18 Sep Top Stories in HealthTech: September 2020
Each month the Baker Labs team curates the latest stories and innovations in HealthTech that are relevant for our clients. We serve best-in-class businesses in the healthcare, health systems, software solutions, and medical device industries.
According to CIO John Bosco of Northwell Health, the health IT landscape was already changing rapidly before the pandemic. Now, healthcare CIOs need to focus on how healthcare technology can better support their staff. They need to be more agile in order to meet patient and business needs.
When HealthTech asked Bosco what he finds most challenging about improving the patient experience while also aligning with the business needs of healthcare staff, he responded with two key insights:
“I think the No. 1 challenge is healthcare economics. Provider-based health systems like ours are always challenged economically. We have to be as smart and as judicious as we can be in terms of the investments that we make and how we prioritize them.
Second, from a cultural point of view, healthcare can be a little bit slower to adapt to change. You have to always be promoting it and educating people about the benefits of why change is good and why, as an organization, you will die without constantly changing and innovating. Those are challenges that you have to continue to reinforce.”
John Bosco also discussed the importance of investing in data and analytics, as well as building peripheral apps around electronic medical records (EMR) that enable clinicians to collect information in an easier way.
TechCrunch Disrupt 2020 kicked off on September 14, and the founders of Carbon Health and Color shared their insights into challenges facing the healthcare industry.
According to Laraki and Bali, the lack of access to public health infrastructure might be the country’s biggest challenge, and it’s been highlighted by the pandemic. However, it has also created new opportunities for healthcare startups.
Carbon Health brings high-quality primary care to the local level, which gave it early insight into the spread of COVID. Their technology platform asks patients questions prior to their visit, which collects important data and assesses patients’ symptoms and problems ahead of time.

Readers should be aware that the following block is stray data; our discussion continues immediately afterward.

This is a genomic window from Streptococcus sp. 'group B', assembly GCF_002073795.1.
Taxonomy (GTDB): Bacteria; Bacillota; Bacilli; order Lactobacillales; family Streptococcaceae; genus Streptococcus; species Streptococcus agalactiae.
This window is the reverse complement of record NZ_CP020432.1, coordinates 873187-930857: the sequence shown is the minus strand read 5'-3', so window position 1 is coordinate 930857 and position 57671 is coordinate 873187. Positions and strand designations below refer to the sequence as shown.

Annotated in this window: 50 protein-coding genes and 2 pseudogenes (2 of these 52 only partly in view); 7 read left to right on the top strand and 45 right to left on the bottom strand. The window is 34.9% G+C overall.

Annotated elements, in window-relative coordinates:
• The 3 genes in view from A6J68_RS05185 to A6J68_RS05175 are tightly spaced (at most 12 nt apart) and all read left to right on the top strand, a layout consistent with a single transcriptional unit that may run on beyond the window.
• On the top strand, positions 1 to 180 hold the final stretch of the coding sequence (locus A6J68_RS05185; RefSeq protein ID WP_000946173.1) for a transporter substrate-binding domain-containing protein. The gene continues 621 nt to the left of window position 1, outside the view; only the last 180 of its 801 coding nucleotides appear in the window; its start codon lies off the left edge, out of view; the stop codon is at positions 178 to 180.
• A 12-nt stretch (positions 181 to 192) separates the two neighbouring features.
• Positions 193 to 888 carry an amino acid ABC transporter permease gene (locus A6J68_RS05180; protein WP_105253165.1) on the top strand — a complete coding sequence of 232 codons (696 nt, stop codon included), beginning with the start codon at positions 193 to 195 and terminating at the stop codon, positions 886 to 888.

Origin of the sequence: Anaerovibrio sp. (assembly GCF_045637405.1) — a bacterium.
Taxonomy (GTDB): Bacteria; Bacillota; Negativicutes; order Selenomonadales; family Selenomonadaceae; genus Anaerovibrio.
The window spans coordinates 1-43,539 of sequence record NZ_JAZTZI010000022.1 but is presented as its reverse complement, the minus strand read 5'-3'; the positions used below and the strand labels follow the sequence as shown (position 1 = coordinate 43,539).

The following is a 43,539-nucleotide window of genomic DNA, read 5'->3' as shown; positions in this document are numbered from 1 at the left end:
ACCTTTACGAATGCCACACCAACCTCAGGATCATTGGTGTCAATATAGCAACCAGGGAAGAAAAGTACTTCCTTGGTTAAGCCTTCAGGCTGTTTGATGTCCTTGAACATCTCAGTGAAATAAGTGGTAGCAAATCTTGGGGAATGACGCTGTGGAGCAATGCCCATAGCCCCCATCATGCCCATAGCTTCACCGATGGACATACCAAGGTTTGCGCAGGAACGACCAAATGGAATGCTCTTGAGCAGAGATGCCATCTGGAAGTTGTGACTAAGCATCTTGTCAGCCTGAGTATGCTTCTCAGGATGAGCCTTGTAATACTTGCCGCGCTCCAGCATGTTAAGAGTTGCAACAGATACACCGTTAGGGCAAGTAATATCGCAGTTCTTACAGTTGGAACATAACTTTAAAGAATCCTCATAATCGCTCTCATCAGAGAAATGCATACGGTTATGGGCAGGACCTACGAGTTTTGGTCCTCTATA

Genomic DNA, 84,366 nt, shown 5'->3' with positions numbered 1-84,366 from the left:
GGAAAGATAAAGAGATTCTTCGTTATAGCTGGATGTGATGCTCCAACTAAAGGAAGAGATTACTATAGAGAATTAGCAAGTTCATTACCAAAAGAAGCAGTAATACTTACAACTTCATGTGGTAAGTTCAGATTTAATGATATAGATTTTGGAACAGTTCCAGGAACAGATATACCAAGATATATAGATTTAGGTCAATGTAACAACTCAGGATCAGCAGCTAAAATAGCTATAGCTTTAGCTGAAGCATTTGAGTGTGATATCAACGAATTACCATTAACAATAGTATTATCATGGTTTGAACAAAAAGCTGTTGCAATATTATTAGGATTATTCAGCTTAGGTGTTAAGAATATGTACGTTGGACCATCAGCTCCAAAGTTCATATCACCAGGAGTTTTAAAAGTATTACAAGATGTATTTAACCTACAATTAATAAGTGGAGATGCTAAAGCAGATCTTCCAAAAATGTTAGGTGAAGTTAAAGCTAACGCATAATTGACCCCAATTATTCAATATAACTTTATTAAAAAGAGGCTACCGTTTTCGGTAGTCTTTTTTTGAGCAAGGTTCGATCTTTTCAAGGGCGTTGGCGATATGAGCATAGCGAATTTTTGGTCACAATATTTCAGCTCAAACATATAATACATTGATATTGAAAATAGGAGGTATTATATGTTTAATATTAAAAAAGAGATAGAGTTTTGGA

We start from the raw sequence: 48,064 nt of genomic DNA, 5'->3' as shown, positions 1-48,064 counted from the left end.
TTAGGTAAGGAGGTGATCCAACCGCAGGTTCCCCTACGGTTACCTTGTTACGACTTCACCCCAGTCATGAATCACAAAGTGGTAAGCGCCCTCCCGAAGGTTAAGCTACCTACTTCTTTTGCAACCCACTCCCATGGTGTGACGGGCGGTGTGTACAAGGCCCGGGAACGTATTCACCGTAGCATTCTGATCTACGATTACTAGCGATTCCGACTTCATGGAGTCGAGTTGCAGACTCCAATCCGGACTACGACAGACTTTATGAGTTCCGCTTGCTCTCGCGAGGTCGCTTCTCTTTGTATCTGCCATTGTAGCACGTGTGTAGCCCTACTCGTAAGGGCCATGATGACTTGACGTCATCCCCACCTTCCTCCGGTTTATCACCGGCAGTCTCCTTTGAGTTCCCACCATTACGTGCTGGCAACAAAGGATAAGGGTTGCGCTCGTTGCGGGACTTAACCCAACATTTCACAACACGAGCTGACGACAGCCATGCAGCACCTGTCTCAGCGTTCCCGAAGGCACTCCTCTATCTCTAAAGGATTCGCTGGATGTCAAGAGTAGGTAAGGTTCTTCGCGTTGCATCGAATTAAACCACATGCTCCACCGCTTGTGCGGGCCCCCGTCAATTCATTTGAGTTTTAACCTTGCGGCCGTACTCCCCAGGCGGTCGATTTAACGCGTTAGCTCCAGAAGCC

Color built a platform to help ease the logistical and supply chain constraints around COVID testing.
As shared by TechCrunch, the idea is that technology will allow healthcare to be taken into communities in a more cost effective model, which will make it more accessible.
Patients are becoming a huge driving force behind the evolution of healthcare. More than 50% expect healthcare providers to have digital capabilities, meaning “digital” is no longer a differentiating factor for healthcare practices and organizations.
What should providers focus on to attract patients and deliver exceptional care? According to HealthTech, this includes:
- Flexible care options for younger generations
- Mobile health solutions to give patients more control
- Artificial intelligence (AI) focused on health data management and safety
- RFID technology to provides real-time visibility of health devices
According to HIT Consultant, CloudMD Software & Services Inc., a Vancouver, BC-based telehealth company revolutionizing the delivery of healthcare to patients, announced it will acquire iMD Health Global Corp. (“iMD”), a Toronto, ON-based digital patient engagement platform designed for healthcare professionals at every level of care to better engage, inform and educate patients about their conditions and treatment plans. The platform features trusted peer-reviewed healthcare resources.
“The integration of iMD’s educational platform will enable CloudMD to provide its entire network of over 3000 healthcare practitioners, specialists, and allied health professionals and almost 3 million patients with valuable educational resources on healthcare issues, treatments, and preventative solutions.”
According to HealthTech Insider, a new study suggests that AI and machine learning can accurately predict the need for inpatient or emergency medical services based on publicly available socioeconomic determinants of health (SDH) data — such as gender, race, and household income.
The study results were published in the American Journal of Managed Care and could have a broad influence in providing targeted treatment and potentially reduce health care costs.
“Without interacting with patients and using only the patient’s age, gender, race, and address, a provider can utilize these AI algorithms to predict the way COVID-19 will affect a specific patient or even a neighborhood. The algorithms also help providers assess the health risks for patients who miss multiple routine care visits due to stay-at-home orders or concerns about contracting and spreading the disease.”
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